Things are getting better, eating wise. It's now been 5 successful days and each day gets easier than the next. The first two were tough, especially not eating past 8 pm. For those first two nights I had to leave the house and go for a 90 minute car ride just to keep me from snacking.
Last night I lost all my computer data. I don't know what I did, but when I restarted the computer, all my data was gone. Everything. The computer screen was wiped clean and it looked like the day I took it out of the box. I called Apple and they confirmed the data was lost forever. All 183 gigabytes, which included close to 15,000 pictures and all my work files. Gone.
I should have been freaked, but wasn't. I was actually happy. I was so happy that I made the right decision to buy a time capsule backup system from Apple. At the time, I debated if I really needed to spend the $500 to get one. I called Apple and they instructed me how to restore the files and viola! 6 hours later my computer and all my files were back where they belonged. If I didn't have that backup system I'd be pretty freaked right now. It was the best $500 insurance policy I ever spent.
In typical fashion, I went to bed hungry and woke up full. But I still forced myself to make some strawberry pancakes this morning and I'm glad I did, they tasted so good, especially with pure maple syrup. Today I was almost cocky enough to get on the scale. In only 5 days I'm starting to feel svelte again. I can see it and feel it. It's an amazing transformation in less than a week. But I'm not yet confident enough to step on the scale and know I'll be 183 lbs or less. Mentally I couldn't take the rejection. Maybe Monday will be the day.
I had a track work tonight. I wasn't looking forward to another week of running circles around a pitch black track that needs resurfacing. So instead, I went to another track, closer to home, which is usually locked at night. Tonight it was open for football practice and the best part was that all the lights were on. It is a brand new track, Olympic worthy. It was great to run with lights on and have the energy of kids practicing in the middle. On my second lap, Jenny, my neighbor from across the street, said "hi". She was part of the parent gallery and was watching her son Matt practice.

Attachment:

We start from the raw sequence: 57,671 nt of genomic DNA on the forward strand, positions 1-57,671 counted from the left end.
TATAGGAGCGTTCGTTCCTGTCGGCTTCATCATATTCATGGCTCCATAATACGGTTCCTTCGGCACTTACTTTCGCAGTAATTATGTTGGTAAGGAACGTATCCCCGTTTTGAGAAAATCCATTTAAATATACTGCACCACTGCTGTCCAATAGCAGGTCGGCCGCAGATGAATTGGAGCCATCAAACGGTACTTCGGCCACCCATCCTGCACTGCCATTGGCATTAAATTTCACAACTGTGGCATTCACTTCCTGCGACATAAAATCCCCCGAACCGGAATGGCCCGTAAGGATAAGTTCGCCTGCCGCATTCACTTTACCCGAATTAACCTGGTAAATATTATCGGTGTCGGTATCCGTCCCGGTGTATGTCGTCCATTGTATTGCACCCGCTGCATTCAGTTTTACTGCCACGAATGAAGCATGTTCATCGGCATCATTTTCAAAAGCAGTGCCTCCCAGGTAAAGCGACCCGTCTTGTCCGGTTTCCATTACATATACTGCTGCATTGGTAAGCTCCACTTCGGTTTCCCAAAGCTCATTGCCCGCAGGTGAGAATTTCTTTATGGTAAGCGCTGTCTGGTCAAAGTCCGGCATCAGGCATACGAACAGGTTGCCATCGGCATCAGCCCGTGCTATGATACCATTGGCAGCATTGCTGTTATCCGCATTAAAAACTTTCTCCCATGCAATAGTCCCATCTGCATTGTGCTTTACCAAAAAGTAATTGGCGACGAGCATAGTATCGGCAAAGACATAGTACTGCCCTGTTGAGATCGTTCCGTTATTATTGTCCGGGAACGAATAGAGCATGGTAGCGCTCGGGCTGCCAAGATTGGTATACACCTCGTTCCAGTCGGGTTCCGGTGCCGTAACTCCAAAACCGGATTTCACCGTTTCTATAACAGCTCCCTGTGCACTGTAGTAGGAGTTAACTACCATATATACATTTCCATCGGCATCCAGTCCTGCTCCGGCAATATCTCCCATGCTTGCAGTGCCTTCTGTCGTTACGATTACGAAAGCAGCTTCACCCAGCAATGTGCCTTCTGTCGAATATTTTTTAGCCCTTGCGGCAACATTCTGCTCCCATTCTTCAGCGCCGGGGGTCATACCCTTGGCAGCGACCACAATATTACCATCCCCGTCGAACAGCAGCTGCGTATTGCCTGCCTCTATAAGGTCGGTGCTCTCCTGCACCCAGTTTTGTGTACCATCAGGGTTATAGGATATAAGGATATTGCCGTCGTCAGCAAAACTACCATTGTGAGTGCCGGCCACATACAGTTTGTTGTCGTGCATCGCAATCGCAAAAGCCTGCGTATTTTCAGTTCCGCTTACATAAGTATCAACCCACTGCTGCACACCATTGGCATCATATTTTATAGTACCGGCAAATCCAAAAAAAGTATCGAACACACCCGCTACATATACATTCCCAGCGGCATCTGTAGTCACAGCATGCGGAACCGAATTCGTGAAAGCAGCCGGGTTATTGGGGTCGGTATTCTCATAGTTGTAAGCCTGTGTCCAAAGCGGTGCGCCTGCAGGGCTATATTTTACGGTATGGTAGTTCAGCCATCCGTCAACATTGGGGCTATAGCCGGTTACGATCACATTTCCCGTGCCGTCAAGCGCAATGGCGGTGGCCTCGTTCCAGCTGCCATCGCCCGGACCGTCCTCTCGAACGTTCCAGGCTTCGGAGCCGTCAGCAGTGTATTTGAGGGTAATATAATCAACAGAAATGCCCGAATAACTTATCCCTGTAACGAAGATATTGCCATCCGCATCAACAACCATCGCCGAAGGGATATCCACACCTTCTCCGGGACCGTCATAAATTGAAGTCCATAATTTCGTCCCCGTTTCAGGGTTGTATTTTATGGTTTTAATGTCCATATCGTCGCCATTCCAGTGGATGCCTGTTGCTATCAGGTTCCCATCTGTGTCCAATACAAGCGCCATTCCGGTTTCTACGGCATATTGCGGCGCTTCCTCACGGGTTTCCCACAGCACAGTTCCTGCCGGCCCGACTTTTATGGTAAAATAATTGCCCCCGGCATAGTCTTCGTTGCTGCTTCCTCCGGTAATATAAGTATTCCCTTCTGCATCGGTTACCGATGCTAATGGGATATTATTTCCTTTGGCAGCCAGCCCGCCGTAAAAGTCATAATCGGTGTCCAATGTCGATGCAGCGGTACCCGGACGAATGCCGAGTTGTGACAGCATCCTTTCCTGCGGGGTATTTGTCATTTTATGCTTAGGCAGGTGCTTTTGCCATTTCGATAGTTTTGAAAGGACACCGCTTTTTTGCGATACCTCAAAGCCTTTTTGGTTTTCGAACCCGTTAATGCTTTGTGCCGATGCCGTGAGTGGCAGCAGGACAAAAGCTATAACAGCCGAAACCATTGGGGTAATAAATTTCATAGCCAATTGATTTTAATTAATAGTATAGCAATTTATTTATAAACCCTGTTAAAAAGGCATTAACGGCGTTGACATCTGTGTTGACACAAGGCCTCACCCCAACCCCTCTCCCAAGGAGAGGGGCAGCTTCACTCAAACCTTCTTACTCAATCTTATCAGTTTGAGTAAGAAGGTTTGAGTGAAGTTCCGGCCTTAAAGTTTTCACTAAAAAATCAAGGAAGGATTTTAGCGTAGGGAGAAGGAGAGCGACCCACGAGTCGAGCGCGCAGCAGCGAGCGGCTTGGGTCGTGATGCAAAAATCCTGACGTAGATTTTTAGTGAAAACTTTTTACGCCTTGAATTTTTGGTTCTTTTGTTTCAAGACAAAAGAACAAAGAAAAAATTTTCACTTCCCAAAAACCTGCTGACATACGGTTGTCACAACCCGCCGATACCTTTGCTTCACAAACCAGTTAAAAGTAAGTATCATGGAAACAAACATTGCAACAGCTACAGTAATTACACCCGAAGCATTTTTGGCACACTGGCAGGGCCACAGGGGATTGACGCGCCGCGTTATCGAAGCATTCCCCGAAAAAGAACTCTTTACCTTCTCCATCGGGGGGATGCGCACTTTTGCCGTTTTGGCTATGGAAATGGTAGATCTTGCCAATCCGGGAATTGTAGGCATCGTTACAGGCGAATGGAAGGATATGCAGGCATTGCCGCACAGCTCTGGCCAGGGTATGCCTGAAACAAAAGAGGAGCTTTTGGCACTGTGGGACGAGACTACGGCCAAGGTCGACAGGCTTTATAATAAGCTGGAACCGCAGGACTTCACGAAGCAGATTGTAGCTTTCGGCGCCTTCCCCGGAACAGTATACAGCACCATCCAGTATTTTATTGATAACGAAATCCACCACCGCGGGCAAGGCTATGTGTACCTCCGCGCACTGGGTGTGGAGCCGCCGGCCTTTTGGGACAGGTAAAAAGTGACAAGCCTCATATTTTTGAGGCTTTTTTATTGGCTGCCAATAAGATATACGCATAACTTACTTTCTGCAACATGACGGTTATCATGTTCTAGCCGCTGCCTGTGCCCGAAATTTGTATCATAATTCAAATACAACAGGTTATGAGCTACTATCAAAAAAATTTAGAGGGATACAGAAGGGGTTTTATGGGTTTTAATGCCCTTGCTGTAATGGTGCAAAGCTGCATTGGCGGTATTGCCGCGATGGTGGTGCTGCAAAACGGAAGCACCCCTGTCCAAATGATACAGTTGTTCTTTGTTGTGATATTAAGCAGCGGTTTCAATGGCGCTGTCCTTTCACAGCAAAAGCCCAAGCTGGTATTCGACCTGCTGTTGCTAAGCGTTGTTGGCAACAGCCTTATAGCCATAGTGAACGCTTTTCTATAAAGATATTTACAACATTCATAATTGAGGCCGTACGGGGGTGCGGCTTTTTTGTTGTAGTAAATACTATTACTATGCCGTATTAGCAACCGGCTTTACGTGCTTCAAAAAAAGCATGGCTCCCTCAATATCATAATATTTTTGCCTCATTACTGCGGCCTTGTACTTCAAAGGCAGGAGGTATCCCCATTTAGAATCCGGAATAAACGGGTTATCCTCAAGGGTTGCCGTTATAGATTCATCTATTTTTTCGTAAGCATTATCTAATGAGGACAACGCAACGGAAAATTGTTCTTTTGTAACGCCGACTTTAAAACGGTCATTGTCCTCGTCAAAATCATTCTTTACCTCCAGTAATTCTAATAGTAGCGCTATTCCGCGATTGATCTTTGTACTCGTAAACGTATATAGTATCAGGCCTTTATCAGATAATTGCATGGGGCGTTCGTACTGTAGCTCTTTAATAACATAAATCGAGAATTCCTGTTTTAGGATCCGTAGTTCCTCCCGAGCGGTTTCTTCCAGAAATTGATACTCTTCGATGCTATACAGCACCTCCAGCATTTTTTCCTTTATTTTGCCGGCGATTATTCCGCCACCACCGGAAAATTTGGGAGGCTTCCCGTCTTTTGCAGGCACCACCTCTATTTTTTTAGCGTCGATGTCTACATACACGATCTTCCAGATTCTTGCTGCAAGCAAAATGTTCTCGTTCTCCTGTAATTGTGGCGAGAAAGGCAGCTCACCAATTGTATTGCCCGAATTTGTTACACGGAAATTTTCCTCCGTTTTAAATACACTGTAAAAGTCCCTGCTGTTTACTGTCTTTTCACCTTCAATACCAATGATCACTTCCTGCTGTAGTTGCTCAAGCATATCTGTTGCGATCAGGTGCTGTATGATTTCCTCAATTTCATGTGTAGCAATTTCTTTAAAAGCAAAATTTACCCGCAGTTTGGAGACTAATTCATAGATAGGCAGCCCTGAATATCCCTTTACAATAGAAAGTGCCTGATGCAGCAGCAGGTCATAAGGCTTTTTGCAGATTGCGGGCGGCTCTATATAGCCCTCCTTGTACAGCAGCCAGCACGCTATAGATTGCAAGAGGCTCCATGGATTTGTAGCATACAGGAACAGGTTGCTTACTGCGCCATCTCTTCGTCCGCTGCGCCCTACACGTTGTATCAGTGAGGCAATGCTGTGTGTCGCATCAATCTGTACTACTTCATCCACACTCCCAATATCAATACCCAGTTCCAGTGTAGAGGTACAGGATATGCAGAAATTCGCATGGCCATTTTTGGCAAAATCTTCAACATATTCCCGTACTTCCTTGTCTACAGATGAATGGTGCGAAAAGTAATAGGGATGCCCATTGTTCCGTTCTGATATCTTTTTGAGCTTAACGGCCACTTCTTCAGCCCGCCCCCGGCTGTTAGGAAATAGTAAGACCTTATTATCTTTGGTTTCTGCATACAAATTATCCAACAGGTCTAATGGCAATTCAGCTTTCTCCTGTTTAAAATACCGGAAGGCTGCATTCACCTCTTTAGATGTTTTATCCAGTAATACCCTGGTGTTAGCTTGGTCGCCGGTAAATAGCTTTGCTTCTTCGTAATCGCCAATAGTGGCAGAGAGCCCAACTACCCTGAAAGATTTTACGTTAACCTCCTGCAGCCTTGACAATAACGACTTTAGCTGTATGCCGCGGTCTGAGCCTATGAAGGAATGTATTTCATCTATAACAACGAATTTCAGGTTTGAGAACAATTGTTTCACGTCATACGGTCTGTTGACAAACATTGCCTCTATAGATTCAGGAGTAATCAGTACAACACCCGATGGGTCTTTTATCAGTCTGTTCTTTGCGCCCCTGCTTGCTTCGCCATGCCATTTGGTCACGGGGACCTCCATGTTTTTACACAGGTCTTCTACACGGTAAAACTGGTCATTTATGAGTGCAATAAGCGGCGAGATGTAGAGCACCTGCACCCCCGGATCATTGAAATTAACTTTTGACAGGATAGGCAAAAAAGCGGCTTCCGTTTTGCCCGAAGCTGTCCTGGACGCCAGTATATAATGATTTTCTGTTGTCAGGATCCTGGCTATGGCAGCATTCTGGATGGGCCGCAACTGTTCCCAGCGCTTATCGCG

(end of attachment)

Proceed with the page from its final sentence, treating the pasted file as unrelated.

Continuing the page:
There was a lot of kids on the field and almost as many parents watching their kids. I remember when I was a kid, parents rarely watched practices, let alone games. It wasn't uncommon for kids to get rides with neighbors or coaches. Heck, when I was a kid, the word coach meant "the guy to call if your parents couldn't drive you", he was a quasi taxi driver. Somewhere along the way, this all changed. Now parents are involved in everything. Parents even watch practices, which I've done many times. How sick is that?
In my grandfathers era, if a woman was having a baby, the husband would drop her off at the front door of the hospital and come back seven days later to pick her up at the same front door where she'd be waiting. Then in my dad's era, they would go in with their wife and wait in the waiting room until it was over. Then in my era, they started having Lamaze classes and the husband would be in the room to watch and participate. Some people even videotaped it. I kinda liked my grand fathers era, where it was a drive-thru delivery.
With both our kids I was in the delivery room and in both cases I almost passed out. When Alyssa was born, the nurses were more concerned about me than Alice. They said I was green from just sitting beside Alice and holding her hand. There was no way I wanted to see what was going on down below. The doctor noticed I was going to pass out, so they made me put my head between my legs and had me drink some apple juice while they comforted me. Poor Alice, she was getting no attention.
During Reid's birth, it was similar, although I was a little stronger. At one point, the doctor "presented me" the umbilical cord with the scissors ready to cut it like a ribbon, and wanted to know if I wanted the honors. I looked at him like he had a third eye and said "ya right, not a chance, aren't you paid to do that?". I've thought about it afterwards and wondered if I should have cut the cord? Would it have been a great memory? Do I regret not doing it? The more I think about it, the more I realize "I absolutely did the right thing". There's no way I wanted to cut it then, or now.
I had a good session tonight. I'm not sure if it was the lighted track, the fact my neighbor was watching or that I'm just feeling stronger. The session included 3 x 1 mile intervals. The first was at a 5:53 pace, the second a 6:01 pace and the third a 5:51 pace. On the third and final, my maximum heart rate got up to 168 bpm.
Speed Run - 56:02 / 7.73 miles / 7:15 pace / avg hr 151